General Assembly Update (3/1/11)
At 5 p.m. on Sunday, February 27, the General Assembly approved a new budget (one day late) and adjourned. This budget represents a major improvement from that which was approved by the Republican-dominated House of Delegates two weeks ago and is a major victory for higher education, mental health, and our local school divisions.
During the debate on the House version of the budget several weeks ago, a number of us took the floor and began our criticism of the proposal with the phrase, “Transportation is important, but…”, followed by a discussion of a particular issue that we considered important, from education and aid to localities to mental health and public safety. Governor McDonnell and the majority party in the House attempted, in their proposed budget, to take monies from these priorities and move them into the transportation fund. Democrats in the House said that while we wanted to increase transportation funding, we refused to take money from schools to do it.
Despite our arguments, the House passed its budget two weeks ago. The battle, however, was not over, and the budget that was finally passed late Sunday evening reflects many of the priorities that we consider important. It restores the cuts the House Republicans made to K-12 education. This dramatically affects Charlottesville and Albemarle, which, under the House plan, would have lost substantial funding. The final budget also increases investments in higher education by $100 million, including for community colleges. The University of Virginia will also receive another $3 million for cancer research and clinical trials. Public broadcasting was saved from elimination, but did incur a 10% cut.
Other budget highlights include:
- Additional money for transportation through accelerated bonding, not at the expense of schools and public safety
- A contribution of $64 million to the Rainy Day Reserve Fund
- Increased funding for Medicaid providers, restoring some cuts made in the House proposed budget
- Restoration of funding for Drug Courts and AIDS awareness cut in the House budget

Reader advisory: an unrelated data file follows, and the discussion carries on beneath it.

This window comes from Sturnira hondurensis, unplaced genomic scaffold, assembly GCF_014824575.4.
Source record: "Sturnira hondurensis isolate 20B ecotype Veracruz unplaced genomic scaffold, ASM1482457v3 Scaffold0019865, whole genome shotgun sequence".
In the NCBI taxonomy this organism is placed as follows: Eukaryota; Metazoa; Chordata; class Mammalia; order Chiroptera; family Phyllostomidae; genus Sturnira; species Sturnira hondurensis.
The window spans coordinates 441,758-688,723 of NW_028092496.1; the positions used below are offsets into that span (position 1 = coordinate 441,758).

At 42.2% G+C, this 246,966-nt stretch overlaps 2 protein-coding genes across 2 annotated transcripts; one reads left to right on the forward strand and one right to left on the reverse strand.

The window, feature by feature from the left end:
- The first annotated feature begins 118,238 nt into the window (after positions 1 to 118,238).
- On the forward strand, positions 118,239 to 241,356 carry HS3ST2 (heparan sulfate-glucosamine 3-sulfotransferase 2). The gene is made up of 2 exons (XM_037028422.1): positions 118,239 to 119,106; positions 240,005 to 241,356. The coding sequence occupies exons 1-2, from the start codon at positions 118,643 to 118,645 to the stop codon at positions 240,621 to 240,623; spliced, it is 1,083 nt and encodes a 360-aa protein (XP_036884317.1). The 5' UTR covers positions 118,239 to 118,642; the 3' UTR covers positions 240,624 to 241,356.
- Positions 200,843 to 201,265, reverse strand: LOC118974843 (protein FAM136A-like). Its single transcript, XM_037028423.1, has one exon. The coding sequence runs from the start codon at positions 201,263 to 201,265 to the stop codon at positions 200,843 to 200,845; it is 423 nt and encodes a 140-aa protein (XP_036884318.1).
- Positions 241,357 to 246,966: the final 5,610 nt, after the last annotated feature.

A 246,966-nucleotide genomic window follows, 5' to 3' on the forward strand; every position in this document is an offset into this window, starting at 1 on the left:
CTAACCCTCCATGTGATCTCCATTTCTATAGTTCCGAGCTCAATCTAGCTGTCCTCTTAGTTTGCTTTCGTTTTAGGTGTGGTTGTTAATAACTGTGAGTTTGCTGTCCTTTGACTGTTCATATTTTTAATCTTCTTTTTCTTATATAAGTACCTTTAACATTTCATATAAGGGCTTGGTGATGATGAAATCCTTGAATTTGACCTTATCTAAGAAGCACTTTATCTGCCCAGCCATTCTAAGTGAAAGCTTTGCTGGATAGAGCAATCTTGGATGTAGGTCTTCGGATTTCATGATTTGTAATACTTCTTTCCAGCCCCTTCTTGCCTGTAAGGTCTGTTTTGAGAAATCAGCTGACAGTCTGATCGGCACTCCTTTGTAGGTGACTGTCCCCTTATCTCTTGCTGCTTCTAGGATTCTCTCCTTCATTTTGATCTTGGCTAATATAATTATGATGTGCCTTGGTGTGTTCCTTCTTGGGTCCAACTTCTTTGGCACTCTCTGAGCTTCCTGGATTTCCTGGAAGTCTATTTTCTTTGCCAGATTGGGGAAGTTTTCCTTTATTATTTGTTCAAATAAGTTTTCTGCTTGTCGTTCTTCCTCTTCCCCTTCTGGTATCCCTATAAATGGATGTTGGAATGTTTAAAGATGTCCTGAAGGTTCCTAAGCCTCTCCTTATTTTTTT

- Additional money for local police (HB 599)
- Funding for judicial vacancies
- Restoration of funding for Planned Parenthood cut in the House budget
The serious problems with the $17.6 billion VRS unfunded liability have not been fully addressed by this budget. The Governor’s proposal, however, to have state employees pay more back into VRS than they would receive in raises was defeated and, instead, they will be required to pay 5 percent of their salary toward their retirement and get reimbursed the full 5 percent in a pay raise. This will inject some additional money into the fund but not enough to make a substantial dent in the unfunded liability. VRS funding will continue to be an issue over the next several years unless the General Assembly starts making larger, consistent contributions to the fund. For employees in the Optional Retirement Plan, the state will not reduce its contribution this year.
I will be back in Richmond on April 4, 2011 for the special session on redistricting and the veto session. I will do my best to keep you informed of the redistricting process and what we can expect for the 57th district.
I appreciate the input you have given me over the last 47 days of session and hope you will continue to be engaged in the pressing issues facing our Commonwealth. Please feel free to contact my office any time with questions, concerns, or suggestions. My number in Richmond is (804) 698-1057 and you may reach me by email at firstname.lastname@example.org. I look forward to serving you in the coming weeks.